4 star rating
L.A. Child and Other Stories
By Penny Jackson
ISBN# 9781611876475
Author’s Website: http://pennybrandtjackson.com

Brought to you by OBS reviewer Alina


l-a-child-and-other-stories-penny-jacksonIn this collection of award-winning short stories, men, women and teenagers from London to Boston to Hiroshima to India grapple with the unpredictability of their lives. A teenager receives a gun from his best friend when he finds out his girlfriend has been unfaithful. A teacher in Hiroshima finds herself acting in a live sex show. A young man fakes an act of heroism at the George Washington Bridge so he can be famous. A hostess in a Wonderland-themed amusement park loses her identity to become the “perfect” Alice. And, in the Pushcart Prize-awarded title story, a group of disenfranchised young adults try to make sense of the artificial world that is Los Angeles.(Goodreads)


I have always been lucky to choose good short-story collections. When I first read the synopsis to L.A. Child and Other Stories, I was immediately tempted to pick it up, and it hasn’t disappointed me.

Many people all over the world lead a life of frustration, being daily subjected to peer pressure, family pressure, not being able to cope with the expectations of the society or not dealing well with the hand that life dealt them. The irony is that this is a world in which we are supposed to be happy. This is what these stories are all about. Trying to figure out what went wrong. Take, for instance, the Wonderland (in ‘All Alices’ story): it’s colorful, it’s got pink fluffy clouds. It’s designed to make you feel good and relaxed. But it’s all about the surface. And the teenagers working there are not equipped to deal with it. They are innocent and credulous and want to fit in. Soon they start to change and they lose themselves in it. They believe it, they adopt it and try to imitate it, to integrate into it. And that’s when tragedy strikes.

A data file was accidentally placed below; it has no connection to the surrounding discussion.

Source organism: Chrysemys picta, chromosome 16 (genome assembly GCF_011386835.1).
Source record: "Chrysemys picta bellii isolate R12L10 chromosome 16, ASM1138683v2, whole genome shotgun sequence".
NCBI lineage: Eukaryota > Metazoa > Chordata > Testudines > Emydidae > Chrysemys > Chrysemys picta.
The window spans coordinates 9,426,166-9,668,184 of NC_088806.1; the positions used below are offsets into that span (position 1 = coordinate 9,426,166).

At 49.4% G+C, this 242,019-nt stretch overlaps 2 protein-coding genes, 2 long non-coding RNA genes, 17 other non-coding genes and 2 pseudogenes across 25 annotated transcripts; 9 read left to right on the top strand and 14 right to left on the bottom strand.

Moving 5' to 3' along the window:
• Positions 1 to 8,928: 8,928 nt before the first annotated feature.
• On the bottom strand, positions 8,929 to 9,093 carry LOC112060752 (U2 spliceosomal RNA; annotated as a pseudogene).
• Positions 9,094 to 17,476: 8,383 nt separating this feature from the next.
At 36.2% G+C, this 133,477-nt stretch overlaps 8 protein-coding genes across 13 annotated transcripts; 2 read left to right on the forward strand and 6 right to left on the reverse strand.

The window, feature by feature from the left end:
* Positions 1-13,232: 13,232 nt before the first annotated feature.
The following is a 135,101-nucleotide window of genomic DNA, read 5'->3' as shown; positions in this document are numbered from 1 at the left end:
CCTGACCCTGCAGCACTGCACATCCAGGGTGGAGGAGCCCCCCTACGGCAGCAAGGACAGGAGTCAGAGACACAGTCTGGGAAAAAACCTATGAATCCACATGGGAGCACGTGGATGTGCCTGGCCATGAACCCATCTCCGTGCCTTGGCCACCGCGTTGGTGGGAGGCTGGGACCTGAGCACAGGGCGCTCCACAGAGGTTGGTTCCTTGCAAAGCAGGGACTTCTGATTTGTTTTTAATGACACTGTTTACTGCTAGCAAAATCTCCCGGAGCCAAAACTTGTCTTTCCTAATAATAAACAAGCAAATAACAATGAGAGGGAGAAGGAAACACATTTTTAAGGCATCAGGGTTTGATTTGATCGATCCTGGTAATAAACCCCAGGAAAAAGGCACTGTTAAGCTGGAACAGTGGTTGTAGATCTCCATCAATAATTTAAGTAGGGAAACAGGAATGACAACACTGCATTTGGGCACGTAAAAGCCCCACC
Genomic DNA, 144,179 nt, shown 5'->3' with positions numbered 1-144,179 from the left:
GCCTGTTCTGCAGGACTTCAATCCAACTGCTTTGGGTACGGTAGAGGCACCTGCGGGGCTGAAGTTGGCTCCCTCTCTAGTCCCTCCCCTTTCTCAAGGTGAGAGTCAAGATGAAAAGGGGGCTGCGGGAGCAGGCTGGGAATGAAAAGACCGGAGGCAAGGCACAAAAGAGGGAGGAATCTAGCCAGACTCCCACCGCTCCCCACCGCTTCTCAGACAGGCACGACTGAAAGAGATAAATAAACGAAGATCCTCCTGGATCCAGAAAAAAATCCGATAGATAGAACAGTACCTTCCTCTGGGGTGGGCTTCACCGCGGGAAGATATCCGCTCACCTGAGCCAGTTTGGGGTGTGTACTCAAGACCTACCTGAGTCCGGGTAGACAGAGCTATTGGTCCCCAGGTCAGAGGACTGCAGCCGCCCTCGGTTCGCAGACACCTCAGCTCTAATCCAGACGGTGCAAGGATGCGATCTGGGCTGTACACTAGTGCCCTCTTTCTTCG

Youngsters are always tempted to imitate singers, actors, rich people that they see on TV. In Margaret’s Mother, a girl’s hair is …

“streaked red and yellow like Cindy Lauper’s in the “We are the World” video”.

How can they grow into an identity when they are told what to like:

“Dad completely flipped when he realized that junior didn’t go in for sports” ~L.A. Child

How to feel when they cannot distinguish between what’s real and what’s fake. Their sense of value is distorted: a young American comes to worship a Brit called Maud, without realizing that the latter has plans to rip her off to buy a tv set:

“She’s fantastic. They spit on people like that in my hometown” ~London Bridge

They are constantly taught that what they see is not true: little black Louise cannot be friends with her Irish Catholic friend, even if

“her blood was the same exact color as mine” ~Louise in Charlestown

Some still try to fight it later in life, as adults, but they are quickly told by friends that they should go back quietly to the place that was assigned for them by society. Some resign themselves to it and become hypocrites and pathetic liars. They are so afraid and tired of fighting the family, friends, co-workers, that they just keep on the illusion and eventually pass it on to their children.

I was particularly impressed with the character in L.A Child. She moves in a world of crushed dreams, teenagers who refuse to be brainwashed, but fall victim to their own protests. She, however, keeps on dreaming that her …

“music will clear the air raise the fog raise the smog and no one will ever say that people go to L.A. to die”.

The stories are fast-paced and to the point. The descriptions of the settings are vivid and the dialogue and interior monologues bring to us the innermost thoughts and desires of the characters. It is difficult in short stories to really build a character, so using the first person, a bit of stream of consciousness and a bit of monologue, we can get a pretty clear picture of the hurt, the panic, the determination or the resignation of the characters.

Penny Jackson is a very good teacher, she shows us the good and the bad, the real and the fake, and in case we don’t understand, she explains it to us:

“By treating us as normal, Margaret’s mother has made us feel like freaks.”

It’s good to read this kind of book from time to time to remind us that suffering is all around us and it’s time to take a stand.